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Experiments in Fluids

, 55:1713 | Cite as

Oblique impacts of water drops onto hydrophobic and superhydrophobic surfaces: outcomes, timing, and rebound maps

  • C.  Antonini
  • F. Villa
  • M. Marengo
Research Article

Abstract

This paper presents an experimental study on water drop oblique impacts onto hydrophobic and superhydrophobic tilted surfaces, with the objective of understanding drop impact dynamics and the conditions for drop rebound on low wetting surfaces. Drop impact experiments were performed with millimetric water drops with Weber numbers in the range 25 < We < 585, using different surfaces with advancing contact angles 111° < θ A < 160° and receding contact angles 104° < θ R < 155°. The analysis of oblique impacts onto tilted surfaces led to the definition of six different impact regimes: deposition, rivulet, sliding, rolling, partial rebound, and rebound. For superhydrophobic surfaces, surface tilting generally enhanced drop rebound and shedding from the surface, either by reducing drop rebound time up to 40 % or by allowing drop rebound even when impalement occurred in the vicinity of the impact region. On hydrophobic surfaces, rebound was never observed for tilt angles higher than 45°.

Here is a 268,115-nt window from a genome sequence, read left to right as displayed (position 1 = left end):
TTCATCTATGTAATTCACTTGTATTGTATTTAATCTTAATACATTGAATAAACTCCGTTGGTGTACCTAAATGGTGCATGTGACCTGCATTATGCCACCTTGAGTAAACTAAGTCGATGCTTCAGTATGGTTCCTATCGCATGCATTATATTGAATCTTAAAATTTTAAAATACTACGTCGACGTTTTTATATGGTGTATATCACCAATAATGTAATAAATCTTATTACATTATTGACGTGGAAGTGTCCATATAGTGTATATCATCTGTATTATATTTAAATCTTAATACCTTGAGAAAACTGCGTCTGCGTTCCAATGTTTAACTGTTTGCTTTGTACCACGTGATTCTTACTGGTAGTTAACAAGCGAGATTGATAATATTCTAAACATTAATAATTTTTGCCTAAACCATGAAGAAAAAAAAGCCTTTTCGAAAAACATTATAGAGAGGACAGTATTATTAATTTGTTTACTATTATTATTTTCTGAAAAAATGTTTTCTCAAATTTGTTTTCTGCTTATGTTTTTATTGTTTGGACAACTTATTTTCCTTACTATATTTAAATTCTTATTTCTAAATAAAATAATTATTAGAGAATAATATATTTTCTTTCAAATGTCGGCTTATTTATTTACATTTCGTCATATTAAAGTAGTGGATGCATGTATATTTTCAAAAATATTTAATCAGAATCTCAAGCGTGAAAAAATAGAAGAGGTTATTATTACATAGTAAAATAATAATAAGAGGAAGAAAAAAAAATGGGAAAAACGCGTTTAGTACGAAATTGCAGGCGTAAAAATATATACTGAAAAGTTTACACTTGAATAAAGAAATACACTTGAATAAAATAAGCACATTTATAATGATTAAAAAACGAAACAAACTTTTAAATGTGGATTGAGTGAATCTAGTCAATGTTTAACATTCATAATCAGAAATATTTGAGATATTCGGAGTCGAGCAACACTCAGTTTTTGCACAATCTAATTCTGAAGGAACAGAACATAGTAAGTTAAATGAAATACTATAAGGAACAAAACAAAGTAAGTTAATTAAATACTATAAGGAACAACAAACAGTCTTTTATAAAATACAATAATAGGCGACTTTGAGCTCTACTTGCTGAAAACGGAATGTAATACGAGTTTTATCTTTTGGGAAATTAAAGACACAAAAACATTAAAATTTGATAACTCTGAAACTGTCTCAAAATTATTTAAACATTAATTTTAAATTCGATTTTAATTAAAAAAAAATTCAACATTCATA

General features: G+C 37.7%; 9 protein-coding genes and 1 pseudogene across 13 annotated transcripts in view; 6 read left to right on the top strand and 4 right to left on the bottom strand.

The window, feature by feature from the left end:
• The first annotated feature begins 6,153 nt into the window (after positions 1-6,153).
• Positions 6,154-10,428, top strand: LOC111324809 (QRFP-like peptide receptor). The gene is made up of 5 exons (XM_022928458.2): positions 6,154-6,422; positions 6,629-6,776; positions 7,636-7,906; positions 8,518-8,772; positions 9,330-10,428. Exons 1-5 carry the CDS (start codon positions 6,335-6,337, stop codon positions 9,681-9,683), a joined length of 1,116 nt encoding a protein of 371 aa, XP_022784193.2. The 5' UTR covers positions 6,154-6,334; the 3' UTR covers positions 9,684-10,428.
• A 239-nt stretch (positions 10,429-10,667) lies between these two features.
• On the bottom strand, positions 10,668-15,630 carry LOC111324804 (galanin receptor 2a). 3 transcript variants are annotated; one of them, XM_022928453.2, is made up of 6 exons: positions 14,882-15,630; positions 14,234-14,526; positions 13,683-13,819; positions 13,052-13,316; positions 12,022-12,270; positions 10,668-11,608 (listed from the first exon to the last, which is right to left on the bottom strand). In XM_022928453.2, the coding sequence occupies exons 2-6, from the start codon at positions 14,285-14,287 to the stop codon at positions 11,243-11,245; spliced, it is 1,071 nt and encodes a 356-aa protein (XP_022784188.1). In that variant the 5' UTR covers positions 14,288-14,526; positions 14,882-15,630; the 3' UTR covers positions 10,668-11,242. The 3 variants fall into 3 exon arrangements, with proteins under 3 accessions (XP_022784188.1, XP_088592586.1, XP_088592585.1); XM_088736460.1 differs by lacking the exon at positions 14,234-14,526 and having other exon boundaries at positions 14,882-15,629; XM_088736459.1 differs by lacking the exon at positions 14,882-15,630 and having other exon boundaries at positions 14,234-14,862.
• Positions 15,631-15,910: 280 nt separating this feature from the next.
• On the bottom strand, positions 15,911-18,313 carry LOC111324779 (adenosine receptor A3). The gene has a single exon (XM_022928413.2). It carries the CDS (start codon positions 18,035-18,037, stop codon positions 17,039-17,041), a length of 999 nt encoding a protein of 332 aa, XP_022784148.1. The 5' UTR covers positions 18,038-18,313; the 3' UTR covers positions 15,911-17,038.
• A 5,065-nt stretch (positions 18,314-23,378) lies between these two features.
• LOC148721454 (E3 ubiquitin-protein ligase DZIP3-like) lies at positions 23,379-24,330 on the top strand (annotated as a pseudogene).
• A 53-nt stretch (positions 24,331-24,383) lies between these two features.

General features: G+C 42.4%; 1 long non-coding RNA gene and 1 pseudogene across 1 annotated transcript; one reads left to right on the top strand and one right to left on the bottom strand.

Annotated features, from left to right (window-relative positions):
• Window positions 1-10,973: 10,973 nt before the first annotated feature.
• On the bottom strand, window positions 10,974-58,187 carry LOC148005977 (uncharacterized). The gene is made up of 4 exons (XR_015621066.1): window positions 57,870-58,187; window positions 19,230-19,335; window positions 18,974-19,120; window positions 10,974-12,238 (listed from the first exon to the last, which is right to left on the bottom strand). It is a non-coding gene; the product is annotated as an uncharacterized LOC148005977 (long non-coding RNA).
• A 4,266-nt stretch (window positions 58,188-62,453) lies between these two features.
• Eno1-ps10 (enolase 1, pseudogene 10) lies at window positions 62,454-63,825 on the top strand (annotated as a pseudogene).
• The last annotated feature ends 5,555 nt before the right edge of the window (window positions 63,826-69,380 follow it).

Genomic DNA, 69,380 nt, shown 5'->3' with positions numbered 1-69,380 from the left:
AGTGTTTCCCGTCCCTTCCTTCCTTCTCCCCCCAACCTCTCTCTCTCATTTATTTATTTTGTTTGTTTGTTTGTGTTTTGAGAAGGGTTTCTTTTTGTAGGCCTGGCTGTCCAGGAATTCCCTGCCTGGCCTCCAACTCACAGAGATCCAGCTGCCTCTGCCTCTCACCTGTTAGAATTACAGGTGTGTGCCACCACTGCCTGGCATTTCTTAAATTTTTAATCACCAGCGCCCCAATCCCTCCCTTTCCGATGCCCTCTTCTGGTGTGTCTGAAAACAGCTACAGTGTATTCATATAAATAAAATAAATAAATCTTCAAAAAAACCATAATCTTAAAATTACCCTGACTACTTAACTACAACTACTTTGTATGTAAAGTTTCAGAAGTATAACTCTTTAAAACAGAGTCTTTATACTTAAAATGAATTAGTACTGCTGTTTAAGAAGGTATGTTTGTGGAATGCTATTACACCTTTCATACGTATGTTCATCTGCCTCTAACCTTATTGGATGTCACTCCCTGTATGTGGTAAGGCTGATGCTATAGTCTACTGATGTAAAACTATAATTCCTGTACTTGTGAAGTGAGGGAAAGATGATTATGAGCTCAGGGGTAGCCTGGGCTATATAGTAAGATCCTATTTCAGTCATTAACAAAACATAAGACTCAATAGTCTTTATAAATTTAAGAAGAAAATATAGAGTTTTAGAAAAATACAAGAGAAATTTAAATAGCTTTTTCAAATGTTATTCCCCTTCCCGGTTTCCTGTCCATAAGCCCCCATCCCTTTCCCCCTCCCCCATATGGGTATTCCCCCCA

Keywords

Contact Angle Tilt Angle Weber Number Superhydrophobic Surface Contact Angle Hysteresis 
These keywords were added by machine and not by the authors. This process is experimental and the keywords may be updated as the learning algorithm improves.

Notes

Acknowledgments

The authors acknowledge Regione Lombardia for funding the project “Strumenti innovativi per il progetto di sistemi antighiaccio per l’aeronautica” (within the Framework Agreement) and Alenia Aermacchi for financial support. CA acknowledges funding by a Marie Curie Intra-European Fellowship, within the 7th European Community Framework Programme (ICE2, 301174). The authors also thank I. Bernagozzi and I. Malavasi (University of Bergamo), H. Chen (University of Alberta, Canada) and A. Amirfazli (University of York, Canada) for sample preparation. CA acknowledges Daniele Foresti (ETH Zurich) for helpful discussions.

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Copyright information

© Springer-Verlag Berlin Heidelberg 2014

Authors and Affiliations

  1. 1.Department of EngineeringUniversity of BergamoDalmineItaly
  2. 2.Laboratory of Thermodynamics in Emerging Technologies, Mechanical and Process Engineering DepartmentETH ZurichZurichSwitzerland
  3. 3.School of Computing, Engineering and MathematicsUniversity of BrightonBrightonUK

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